With less than a week to go before Election Day, the Trump campaign is doubling down on its pitch to suburban women.
At a campaign rally in Michigan on Tuesday night, the president made that clear.
“Because women, suburban or otherwise, they want security. They want safety. They want law and order. They have to have law and order, and we’re going to do great. And I love women, and I can’t help it. They’re the greatest. I love them much more than the men,” President Trump said to the crowd.
Then the president added a promise meant to cater to women heading to the polls, but instead left many fuming.
“And you know what else? … We’re getting your husbands back to work, and everybody wants it.”
For Elyssa Schmier, 39, who lives in the Detroit suburb of Huntington Woods, the pitch didn’t sit well.
“I think that kind of mentality is a major turnoff to the exact audience he’s trying to get to vote for him,” Schmier said. “The vast majority of households I know of are two-income households. We also have a fair amount of single moms in my neighborhood.”
Schmier, who works for a nonprofit advocating for women, says she was planning on voting for Democratic nominee Joe Biden regardless. Her husband works for himself and the couple’s benefits are provided through her job, so the image Trump is projecting does not reflect her reality.
“It’s not really a surprise,” she said. “But it was really tone deaf in terms of the reality of this exact moment that we’re sitting in because of covid, and who is being impacted by covid. Especially since Black and brown women are being laid off in massive numbers, and then they also are the ones that are on the front lines and putting their own health and bodies on the line.”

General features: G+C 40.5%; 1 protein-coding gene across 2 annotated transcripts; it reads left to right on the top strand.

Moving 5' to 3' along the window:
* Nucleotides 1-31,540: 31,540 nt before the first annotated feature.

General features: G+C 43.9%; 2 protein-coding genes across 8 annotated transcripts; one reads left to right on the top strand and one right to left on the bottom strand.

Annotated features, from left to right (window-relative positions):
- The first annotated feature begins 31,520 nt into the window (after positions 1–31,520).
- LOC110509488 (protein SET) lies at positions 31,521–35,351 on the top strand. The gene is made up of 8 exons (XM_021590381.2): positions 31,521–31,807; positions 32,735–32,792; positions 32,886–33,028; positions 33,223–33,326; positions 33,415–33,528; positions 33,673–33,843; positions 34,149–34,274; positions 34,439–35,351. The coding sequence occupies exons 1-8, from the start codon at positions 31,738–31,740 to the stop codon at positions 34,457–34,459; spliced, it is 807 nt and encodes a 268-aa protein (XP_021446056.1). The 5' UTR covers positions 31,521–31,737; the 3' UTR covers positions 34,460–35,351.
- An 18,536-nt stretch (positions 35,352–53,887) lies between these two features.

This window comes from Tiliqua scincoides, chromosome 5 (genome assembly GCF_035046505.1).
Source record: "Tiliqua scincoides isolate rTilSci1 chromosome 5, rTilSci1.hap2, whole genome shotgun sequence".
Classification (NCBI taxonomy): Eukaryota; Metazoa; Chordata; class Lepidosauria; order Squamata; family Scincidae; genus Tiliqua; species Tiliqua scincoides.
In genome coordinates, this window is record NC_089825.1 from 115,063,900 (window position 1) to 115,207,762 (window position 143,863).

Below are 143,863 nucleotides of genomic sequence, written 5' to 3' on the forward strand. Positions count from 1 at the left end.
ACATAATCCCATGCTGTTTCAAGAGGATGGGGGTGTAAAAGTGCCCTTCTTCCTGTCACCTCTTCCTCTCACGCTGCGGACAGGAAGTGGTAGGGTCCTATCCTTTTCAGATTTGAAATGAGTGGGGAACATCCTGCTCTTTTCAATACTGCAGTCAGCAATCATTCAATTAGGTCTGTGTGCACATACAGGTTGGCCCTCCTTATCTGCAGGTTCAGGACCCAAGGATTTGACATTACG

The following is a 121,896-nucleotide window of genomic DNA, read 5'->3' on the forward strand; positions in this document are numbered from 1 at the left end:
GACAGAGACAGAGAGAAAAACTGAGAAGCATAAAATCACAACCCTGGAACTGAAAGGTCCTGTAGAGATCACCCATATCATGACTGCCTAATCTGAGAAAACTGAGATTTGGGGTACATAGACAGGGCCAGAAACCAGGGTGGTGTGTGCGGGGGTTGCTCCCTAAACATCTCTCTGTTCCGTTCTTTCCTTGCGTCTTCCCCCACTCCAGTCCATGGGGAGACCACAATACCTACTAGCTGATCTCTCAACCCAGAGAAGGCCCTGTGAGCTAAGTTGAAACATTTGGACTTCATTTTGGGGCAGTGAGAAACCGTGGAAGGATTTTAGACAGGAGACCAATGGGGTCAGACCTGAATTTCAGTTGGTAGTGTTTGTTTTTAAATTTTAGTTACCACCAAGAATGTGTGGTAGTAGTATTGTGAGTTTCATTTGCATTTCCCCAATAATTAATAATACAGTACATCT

Women’s workforce participation is being disproportionately impacted during the pandemic, with women leaving the workforce at four times the rate men did in September. The last time women’s workforce participation was this low was 1986.
Clare Freeman, like Schmier, lives in a state that’s in play — Texas. She was offended by the president’s comments.
The 62-year-old is now divorced, but she was the breadwinner for her family throughout her marriage. As a resident of the Dallas suburbs and a fourth-generation Texan, she lives in a district that seems to be flipping from Republican to Democrat.
“Of all the offensive things he has said, that offended me the most because I was the one who made all the money for my household. I was married for 22 years. My husband struggled to keep a job. I was the breadwinner. I was a soccer mom. I raised two kids. I did all that,” Freeman said.
“I did everything — literally everything — and we lived well,” she said. “My kids had a good childhood because I made it happen for them, not my husband. So it’s just this assumption … he’s so out of touch with reality.”
Freeman’s story is reflective of a growing number of households.
In 2017, 41 percent of mothers were the sole or primary breadwinners in their families, according to a report by the Center for American Progress. An additional 23.2 percent of mothers were co-breadwinners, meaning they contribute to at least 25 percent of the household income.
Updated data from 2018 revealed that 67.5 percent of Black mothers and 41.4 percent of Latina mothers were the primary or sole breadwinners for their families, compared with 37 percent of White mothers, according to Diana Boesch, a policy analyst at the Center for American Progress.
That is the case for Jacqui Kennedy, the senior sales manager at the Ritz-Carlton in D.C., who has been furloughed because of the pandemic.
The Rockville, Md., resident says she was offended by Trump’s comments. As a single, suburban Black woman, she does not see herself reflected in his comments.
“He’s a misogynist. His mind-set is back in the ’50s where the woman stays home and the man works. That’s ridiculous. Especially when you’re speaking to someone who is a single female and head of her household,” Kennedy, 56, said.
“If you’re focusing on getting the men back to work, what does that mean for us?”